The cheese factory was not without its difficulties especially due to the steep terrain. Each farmer had different methods for getting milk to the factory. Robert Dick had special milk cans with flat sides that could be attached to a horse, William Hunter used a wheelbarrow while James Rutherford used a bullock with a sled. The first cheese maker at the Hereweka factory was Edmund Ward who began learning the trade under supervision from the experienced cheese maker John L McGregor. McGregor was the first cheese maker at the Springfield site near Pukehiki. Hannah Scott, the daughter of Thomas Scott assisted Ward in making the cheese at the factory. The cheese was sold directly to the George Street grocery store of Esther & Low, and the Otago Daily Times reported that the factory had produced 2.5 tons of cheddar cheese in 1879 valued at 6.5 pence/pound. However, disaster struck the factory in October 1881 when a massive bush fire destroyed the factory and many other farmsteads in the area. The Otago Daily Times gave a dramatic report on the 17th of October 1881 of the Leslie family and their attempts to save the factory.
“…the Harbour Cone Company’s Cheese Factory succumbed to the flames, though great exertions were made by Mr and Mrs Leslie, and Mr Leslie, jun., to save the building. Nothing with the exception of some bacon and a saw could be got out, and the whole building became a total wreck within a few minutes’ time. Mr Leslie’s dwelling-house was twice on fire, but was put out, though in one place the weatherboards were burned through. The dairy also had a narrow escape, one of the piles being burnt completely through before it was noticed. Mr Leslie’s byre and sheds were also destroyed. The factory, in which there were three cheese presses and other machinery, was insured in the Norwich Union Company’s office for £150, but the building was valued at £50 above this sum.”
On a blustery day punctuated by a few showers, students from the Otago University Anthropology Society worked at the Rogers farmstead on Hereweka today. With expertise provided by archaeologist Dr Peter Petchey, the team mapped the byre, barn, house and surrounding farm structures. The largely intact but heavily modified byre has a beautiful brick floor and stalls that would have been part of the Rogers’ family dairy operation. One of the tasks of the Society was to produce a floor plan of this building that would give the Hereweka Trust a better understanding of its historical use.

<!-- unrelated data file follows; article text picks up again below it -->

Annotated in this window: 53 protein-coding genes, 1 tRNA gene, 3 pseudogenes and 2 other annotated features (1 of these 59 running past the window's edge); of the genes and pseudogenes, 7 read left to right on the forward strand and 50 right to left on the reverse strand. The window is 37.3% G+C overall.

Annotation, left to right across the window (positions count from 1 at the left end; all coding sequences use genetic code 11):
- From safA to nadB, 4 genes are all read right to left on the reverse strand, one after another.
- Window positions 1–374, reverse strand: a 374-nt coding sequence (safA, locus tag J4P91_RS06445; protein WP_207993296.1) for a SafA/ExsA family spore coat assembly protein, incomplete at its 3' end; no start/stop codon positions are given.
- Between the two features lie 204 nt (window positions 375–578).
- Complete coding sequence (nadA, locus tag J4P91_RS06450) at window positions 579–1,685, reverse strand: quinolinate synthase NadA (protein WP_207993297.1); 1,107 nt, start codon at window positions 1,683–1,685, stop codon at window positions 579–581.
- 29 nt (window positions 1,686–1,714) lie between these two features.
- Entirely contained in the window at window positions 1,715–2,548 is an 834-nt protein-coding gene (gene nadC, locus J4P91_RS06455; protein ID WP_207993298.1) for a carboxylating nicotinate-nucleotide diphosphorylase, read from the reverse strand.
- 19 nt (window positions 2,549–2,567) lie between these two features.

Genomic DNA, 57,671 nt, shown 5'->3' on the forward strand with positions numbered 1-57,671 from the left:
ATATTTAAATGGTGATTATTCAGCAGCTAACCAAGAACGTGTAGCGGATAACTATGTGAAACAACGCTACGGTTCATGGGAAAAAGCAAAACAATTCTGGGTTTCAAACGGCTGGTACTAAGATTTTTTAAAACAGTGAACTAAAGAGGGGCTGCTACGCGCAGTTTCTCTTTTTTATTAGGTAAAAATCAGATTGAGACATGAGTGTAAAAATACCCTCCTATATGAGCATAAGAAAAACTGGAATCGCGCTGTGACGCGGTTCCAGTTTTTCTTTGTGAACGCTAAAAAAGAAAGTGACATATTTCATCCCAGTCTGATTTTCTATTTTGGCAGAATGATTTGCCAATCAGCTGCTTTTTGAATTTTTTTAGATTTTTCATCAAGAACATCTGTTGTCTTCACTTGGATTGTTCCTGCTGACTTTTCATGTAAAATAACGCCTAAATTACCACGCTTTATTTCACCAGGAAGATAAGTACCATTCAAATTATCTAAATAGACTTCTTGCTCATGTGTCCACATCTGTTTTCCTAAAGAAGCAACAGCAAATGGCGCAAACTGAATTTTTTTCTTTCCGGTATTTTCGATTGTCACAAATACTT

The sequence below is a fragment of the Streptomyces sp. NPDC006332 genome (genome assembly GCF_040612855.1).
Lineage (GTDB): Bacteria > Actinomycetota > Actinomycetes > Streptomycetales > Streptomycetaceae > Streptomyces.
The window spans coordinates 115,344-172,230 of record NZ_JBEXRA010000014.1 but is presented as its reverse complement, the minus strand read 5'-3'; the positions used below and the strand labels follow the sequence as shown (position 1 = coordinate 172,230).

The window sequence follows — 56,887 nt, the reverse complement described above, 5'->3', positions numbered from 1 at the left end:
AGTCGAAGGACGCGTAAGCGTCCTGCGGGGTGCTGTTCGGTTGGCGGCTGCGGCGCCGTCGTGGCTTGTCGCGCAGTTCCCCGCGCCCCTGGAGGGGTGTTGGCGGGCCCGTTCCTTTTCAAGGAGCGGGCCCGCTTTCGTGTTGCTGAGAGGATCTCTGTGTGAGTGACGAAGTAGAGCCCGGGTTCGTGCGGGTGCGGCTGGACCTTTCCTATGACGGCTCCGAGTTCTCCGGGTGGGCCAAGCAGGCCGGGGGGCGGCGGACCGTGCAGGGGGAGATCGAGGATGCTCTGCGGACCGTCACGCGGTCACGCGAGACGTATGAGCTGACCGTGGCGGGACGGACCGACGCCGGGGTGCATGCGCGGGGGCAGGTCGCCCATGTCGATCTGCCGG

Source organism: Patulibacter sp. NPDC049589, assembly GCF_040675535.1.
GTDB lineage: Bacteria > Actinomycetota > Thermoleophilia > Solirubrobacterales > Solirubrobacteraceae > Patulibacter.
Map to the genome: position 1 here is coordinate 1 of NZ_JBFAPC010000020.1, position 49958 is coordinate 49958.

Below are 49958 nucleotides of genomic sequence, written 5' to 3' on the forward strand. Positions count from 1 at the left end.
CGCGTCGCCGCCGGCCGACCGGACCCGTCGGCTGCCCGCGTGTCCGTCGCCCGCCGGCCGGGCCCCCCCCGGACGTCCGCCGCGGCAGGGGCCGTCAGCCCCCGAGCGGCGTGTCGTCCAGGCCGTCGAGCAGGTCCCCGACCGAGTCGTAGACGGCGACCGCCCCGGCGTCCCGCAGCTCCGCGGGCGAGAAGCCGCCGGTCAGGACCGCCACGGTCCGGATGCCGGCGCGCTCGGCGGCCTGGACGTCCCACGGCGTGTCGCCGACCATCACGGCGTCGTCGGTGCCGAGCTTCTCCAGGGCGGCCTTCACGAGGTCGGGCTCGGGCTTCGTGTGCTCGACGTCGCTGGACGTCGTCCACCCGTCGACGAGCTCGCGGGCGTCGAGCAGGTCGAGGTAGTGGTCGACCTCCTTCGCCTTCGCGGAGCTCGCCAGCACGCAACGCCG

The work of the Society members is invaluable to the Trust. It provides further insight into the farming activities and the lives of the families that settled and worked in the Hereweka landscape. The Trust are looking forward to having the students visit the area again and are excited about what more they can tell us about this site.
When you run an outdoor walking event there are always those last-minute doubts that play on your mind. Is the course too hard? Will anyone turn up? Will the weather be an absolute pig? Well the Hereweka Harbour Cone Trust didn’t have to worry about any of those things as Sunday dawned beautifully fine and clear for our inaugural Hereweka Hike. The Trust were delighted to have 200 excited and eager walkers of all ages take the opportunity to explore an area of the Otago Peninsula that is an absolute gem. With a fine hot day there were plenty of walking packs filled with water and liberal use of sunscreen to get people through the 6.5 and 11.5 kilometre courses. The public response to the Hike was overwhelming and the trust thoroughly enjoyed sharing Hereweka with everyone. A special thanks to CRT for the marker posts and Jane Ashman for providing parking at Bacon Street. This is the first event that the Trust has held at Hereweka and we are looking forward to holding more of them in the future. The hike really opened up people’s eyes to the scenery, history and opportunity that the property provides for Dunedin. Many thanks to everyone and we’re glad you enjoyed your time with us, see you all next year! (Click on the pictures to view full size)